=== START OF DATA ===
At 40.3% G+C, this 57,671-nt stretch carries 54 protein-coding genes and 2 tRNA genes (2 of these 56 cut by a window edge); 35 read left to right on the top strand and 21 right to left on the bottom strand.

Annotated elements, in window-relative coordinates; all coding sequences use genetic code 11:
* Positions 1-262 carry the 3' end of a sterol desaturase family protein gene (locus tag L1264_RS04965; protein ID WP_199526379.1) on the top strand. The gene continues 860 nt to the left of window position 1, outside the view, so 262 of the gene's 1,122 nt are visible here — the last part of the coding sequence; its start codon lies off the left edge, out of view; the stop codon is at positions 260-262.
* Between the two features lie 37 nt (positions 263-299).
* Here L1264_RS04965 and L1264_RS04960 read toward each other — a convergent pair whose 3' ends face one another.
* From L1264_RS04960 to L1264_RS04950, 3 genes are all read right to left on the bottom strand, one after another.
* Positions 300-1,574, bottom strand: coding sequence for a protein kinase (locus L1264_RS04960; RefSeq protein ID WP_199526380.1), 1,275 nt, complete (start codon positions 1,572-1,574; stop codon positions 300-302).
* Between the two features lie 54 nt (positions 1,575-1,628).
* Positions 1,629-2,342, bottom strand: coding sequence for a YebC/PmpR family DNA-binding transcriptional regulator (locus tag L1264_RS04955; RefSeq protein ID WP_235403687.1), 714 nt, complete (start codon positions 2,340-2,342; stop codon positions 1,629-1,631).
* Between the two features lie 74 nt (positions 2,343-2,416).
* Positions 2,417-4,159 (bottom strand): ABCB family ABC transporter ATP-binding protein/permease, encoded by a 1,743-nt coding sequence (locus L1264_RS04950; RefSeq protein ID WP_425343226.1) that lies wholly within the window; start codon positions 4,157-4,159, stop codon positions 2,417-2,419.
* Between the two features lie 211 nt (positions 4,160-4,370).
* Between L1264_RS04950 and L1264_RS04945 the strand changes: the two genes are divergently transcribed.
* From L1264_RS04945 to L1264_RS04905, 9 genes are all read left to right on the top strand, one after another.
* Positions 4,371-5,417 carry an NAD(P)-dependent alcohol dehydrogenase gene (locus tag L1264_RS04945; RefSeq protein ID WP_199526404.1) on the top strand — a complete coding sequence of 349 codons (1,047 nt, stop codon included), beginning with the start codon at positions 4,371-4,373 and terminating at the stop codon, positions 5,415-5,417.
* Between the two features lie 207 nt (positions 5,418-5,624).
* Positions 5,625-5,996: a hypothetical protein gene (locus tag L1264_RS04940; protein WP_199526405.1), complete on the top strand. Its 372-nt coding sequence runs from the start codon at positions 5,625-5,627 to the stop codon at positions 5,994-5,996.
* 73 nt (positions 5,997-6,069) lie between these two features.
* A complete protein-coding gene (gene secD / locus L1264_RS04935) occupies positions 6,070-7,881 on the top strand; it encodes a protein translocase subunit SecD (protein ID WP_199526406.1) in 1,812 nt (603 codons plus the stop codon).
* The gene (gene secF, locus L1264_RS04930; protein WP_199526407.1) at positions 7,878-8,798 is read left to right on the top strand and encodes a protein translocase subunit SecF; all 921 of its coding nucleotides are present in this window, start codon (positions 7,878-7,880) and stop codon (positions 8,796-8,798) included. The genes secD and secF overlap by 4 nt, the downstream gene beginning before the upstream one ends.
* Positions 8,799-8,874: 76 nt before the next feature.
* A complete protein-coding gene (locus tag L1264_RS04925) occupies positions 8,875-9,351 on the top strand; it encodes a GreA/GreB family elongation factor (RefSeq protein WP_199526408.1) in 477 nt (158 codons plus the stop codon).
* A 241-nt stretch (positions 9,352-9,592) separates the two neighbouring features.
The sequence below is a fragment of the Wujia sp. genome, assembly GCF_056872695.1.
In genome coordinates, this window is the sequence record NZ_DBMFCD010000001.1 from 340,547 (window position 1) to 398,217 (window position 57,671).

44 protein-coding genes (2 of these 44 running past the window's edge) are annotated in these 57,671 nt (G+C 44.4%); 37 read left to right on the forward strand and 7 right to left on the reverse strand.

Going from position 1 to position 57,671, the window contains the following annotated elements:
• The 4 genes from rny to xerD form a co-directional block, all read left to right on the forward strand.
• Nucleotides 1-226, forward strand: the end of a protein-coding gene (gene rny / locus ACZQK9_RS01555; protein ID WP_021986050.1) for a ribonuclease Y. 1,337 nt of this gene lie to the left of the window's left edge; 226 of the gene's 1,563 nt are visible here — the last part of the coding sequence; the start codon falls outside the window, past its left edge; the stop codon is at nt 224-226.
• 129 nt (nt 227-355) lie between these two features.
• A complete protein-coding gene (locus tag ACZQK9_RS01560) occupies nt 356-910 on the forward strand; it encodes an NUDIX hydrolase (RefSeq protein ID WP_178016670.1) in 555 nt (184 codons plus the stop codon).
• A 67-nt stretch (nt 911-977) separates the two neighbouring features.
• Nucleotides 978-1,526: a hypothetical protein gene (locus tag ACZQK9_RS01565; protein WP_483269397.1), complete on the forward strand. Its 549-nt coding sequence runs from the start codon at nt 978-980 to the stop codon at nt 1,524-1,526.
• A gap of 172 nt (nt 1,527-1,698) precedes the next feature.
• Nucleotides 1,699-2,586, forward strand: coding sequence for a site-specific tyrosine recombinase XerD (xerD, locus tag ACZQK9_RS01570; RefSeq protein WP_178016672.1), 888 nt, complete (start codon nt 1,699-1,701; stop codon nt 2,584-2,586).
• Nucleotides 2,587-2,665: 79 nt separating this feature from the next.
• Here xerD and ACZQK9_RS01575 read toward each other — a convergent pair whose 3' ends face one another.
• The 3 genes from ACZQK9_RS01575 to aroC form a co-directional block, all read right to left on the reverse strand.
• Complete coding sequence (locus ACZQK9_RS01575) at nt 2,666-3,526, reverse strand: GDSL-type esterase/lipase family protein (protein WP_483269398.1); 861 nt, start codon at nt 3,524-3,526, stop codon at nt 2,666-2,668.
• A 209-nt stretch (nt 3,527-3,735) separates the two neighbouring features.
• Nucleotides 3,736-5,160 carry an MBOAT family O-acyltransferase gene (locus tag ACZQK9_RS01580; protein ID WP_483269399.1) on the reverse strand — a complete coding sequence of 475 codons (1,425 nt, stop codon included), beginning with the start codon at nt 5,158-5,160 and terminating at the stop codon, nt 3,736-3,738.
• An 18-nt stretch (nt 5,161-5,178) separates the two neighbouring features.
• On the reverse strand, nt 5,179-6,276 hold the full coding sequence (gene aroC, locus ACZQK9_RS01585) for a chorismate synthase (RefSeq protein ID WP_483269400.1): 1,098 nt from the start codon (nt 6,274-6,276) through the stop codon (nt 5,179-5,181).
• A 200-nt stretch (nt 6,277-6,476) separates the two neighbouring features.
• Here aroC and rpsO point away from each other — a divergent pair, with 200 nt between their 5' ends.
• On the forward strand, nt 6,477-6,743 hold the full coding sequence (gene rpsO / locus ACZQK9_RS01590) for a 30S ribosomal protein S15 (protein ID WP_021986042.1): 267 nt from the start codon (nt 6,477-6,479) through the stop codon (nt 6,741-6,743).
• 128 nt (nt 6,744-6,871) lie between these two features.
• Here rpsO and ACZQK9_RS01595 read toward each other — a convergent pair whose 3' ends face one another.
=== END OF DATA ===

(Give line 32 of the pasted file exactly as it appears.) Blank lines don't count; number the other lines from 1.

• A 67-nt stretch (nt 911-977) separates the two neighbouring features.